Fired Pittsburgh Police Sergeant Convicted in Civil Rights Trial over Violent Heinz Field Arrest

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A fired Pittsburgh police sergeant was convicted Friday of violating the civil rights of drunken teenager he beat at a high school football game.

Stephen Matakovich, 48, twice pushed and then punched Gabriel Despres, then 19.

The confrontation took place just outside Heinz Field, home of the Pittsburgh Steelers, during a high school championship football game on Nov. 28, 2015. Stadium security guards had called Matakovich to forcibly remove Despres, who was drunk and had been denied entry.

Matakovich “was an annoyed bully who beat the crap out of a drunk kid,” Assistant U.S. Attorney Stephen Gilson told jurors on Friday. “This was an officer abusing his power.”

The jury acquitted Matakovich of a second charge, falsification of a document. Federal prosecutors contended Matakovich lied about or exaggerated Despres’ actions in the reports he filed to justify pushing and hitting him.

The Steelers, who run the stadium, sent surveillance video of the altercation to then-police Chief Cameron McLay early last year. Mclay then fired Matakovich and ordered the investigation that resulted in related state criminal charges and, eventually, federal charges.

The federal civil rights charge carries up to 10 years in prison. Sentencing was scheduled for Sept. 15.

Matakovich, who testified in his own defense, said Despres’ movements were “subtle” and “surreptitious.” A retired state police instructor testified for the defense that Matakovich was reasonable in his use of force, because he noticed things about Despres’ posture and demeanor that the other witnesses — and the jury — weren’t trained to observe.

Lead defense attorney Tina Miller, a former federal prosecutor, told the jury that dissecting the 29-second encounter in a one-week trial was unfair to Matakovich, who could be trusted for the “split-second” judgment he made.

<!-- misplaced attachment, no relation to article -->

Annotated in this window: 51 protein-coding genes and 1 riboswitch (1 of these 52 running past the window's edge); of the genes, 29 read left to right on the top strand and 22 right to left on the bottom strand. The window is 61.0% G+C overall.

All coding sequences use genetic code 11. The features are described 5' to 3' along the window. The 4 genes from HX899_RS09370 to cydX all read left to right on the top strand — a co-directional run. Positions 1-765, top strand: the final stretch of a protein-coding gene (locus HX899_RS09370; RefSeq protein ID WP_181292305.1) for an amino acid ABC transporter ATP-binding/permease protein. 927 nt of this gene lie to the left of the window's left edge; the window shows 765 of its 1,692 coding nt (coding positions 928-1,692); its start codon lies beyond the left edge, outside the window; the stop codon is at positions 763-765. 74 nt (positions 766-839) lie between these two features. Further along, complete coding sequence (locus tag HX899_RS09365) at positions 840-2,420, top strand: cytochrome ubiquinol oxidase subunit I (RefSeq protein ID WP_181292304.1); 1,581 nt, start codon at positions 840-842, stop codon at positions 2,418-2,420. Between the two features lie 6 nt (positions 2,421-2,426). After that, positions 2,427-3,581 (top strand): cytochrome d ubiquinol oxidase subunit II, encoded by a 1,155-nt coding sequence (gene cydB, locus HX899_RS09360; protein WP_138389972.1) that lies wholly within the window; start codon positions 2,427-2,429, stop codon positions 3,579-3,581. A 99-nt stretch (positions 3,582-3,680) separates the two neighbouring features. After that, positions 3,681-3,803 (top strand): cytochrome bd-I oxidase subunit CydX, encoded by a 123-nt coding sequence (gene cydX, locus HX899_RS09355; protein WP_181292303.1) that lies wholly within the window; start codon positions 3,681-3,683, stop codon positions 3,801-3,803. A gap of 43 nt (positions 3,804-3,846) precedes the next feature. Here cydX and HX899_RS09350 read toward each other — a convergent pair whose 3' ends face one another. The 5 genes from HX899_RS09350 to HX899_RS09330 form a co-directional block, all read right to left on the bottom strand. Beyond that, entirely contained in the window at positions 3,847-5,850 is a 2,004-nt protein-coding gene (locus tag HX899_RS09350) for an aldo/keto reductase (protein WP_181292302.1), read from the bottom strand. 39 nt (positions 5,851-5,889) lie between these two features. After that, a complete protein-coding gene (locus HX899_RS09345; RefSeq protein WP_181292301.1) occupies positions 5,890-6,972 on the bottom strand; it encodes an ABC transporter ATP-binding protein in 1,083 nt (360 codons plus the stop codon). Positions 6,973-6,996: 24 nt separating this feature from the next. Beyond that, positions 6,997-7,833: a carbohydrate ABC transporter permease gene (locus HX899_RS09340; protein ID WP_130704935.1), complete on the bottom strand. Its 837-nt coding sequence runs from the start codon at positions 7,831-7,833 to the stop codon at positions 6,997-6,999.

“Nobody is going to say to a police officer, ‘I’m going to assault you,'” Miller told the jury. “You’re not going to advertise what you’re going to do. Your actions are going to be subtle. It’s not going to be like some poster or (TV commercial).”

She defended Matakovich as “one of those guys on that thin blue line between chaos and order” before asking the jury, “Do we really want to second-guess?”

But Gilson mocked the defense, asking the jury if they really needed special training to tell the difference between an open hand and a closed fist.

“The only way (Matakovich) can convince you that what he did was reasonable is to convince you that you can’t trust your own eyes,” Gilson said.

The video appeared to contradict several of Matakovich’s claims, and prosecution witnesses — including five security guards — who testified they never saw Despres adopt a fighting posture, clench his fist or stare menacingly at Matakovich.

The fired sergeant also faces a state court trial next month on charges including simple assault, official oppression and perjury stemming from his testimony at an earlier court hearing.

Despres has since pleaded guilty to citations for public drunkenness and defiant trespass. He was ordered to pay more than $900 in fines and court costs, although more serious charges that he assaulted Matakovich were dropped.

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Filming Cops
Filming Cops 5618 posts

Filming Cops was started in 2010 as a conglomerative blogging service documenting police abuse. The aim isn’t to demonize the natural concept of security provision as such, but to highlight specific cases of State-monopolized police brutality that are otherwise ignored by traditional media outlets.

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